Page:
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Security guide recommendations
The following recommendations are pertinent to small business organizations and have been adopted from the NIST special publication 800-14: ISO 17799 and the Internet Security Alliance. These straightforward practices will significantly help in maintaining security in small business organizations.
It is important never to ignore any security measures since they can save the organization a lot of time and effort (Cole et al. 2007, p. 105). It is because any computer that has been connected to the Internet is highly vulnerable. For any business, it is always advisable to invest in the security of the IT infrastructure and be ready to monitor all legal, economic, and social implications of any cybercrime. It is also advisable that all small organizations in e-commerce implement different security policies and procedures, which will guide and promote security measures. All entities should adopt best international practices available on special websites on the Internet. Small organizations should always be aware of any security alerts and software updates because they need to upgrade and update their systems in order to avoid being vulnerable. Outdated systems should never be used. Organizations should make sure that they download scans and install patches whenever they are released. They should also subscribe to the vendor’s mailing lists to receive available updates to their security systems.
According to Cole et al. (2007, p. 110), organizations should hold training sessions that will help in making the PC users aware of the security systems. Through training, these people will develop a security culture that will aid in keeping all risks under control. They should also design, develop, and implement different security awareness programs that should be measured for their effectiveness and updated all the time. The users should understand all the issues regarding security requirements and risk management in order to curb up cyber crimes. These organizations should employ people who are competent in the security systems. Maintaining security systems is a complex task. In order to make sure that all systems are working properly, organizations should employ a professional, who will fully handle the maintenance issues. This person will also be responsible for identifying risks, developing security policies, and reporting any security issues to vendors and law enforcement authorities. He or she should be highly skilled, have a reliable technical expertise, and be able to back up all the data effectively. Using strong and unique passwords could be another tool in dealing with cyber crimes. Weak passwords could play a leading role in weakening the networks and systems as hackers can easily crack them. It is advisable to use passwords that are not found in the dictionary or use a complicated combination of characters and numbers. Moreover, these passwords should be changed on a regular basis.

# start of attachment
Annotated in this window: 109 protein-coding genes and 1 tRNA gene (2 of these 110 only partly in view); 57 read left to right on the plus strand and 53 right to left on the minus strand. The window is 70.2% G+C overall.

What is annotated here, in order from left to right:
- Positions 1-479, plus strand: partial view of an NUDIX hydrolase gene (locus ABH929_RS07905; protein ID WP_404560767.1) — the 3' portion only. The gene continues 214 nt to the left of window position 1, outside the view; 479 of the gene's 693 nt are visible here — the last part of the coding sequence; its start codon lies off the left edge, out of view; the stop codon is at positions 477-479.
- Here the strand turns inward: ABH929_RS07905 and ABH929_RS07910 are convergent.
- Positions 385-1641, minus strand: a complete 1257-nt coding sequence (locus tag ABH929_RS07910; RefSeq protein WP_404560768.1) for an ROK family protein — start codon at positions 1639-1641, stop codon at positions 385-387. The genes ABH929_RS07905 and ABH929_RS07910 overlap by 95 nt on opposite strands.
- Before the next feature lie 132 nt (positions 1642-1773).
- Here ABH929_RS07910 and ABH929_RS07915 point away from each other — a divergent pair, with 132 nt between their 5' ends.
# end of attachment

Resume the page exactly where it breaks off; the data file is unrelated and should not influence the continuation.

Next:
Protecting PCs against viruses is another crucial step in keeping the working environment safe from cyber crimes. Every other day, more than a million of new viruses and worms are designed, and they are always complex and sophisticated in nature. They are meant to jam the IT systems, infect available data, and damage the hard disk. To stay safe from such threats, small organizations need to install strong antivirus software after testing it using the program’s trial version. A good antivirus program should be able to scan files, attach them, and fix detected damages. In addition, firewall technology is very effective in protecting the network from damaging traffic as it permits appropriate queries and rejects the rest. Finally, these organizations should ensure that any electronic transmissions are authenticated and encrypted. All remote connections and transmissions should be highly secured. Private Key identification software can help in achieving this goal because it can provide amicable information and customer ID, certificate authority, and digital certificate issuance capabilities.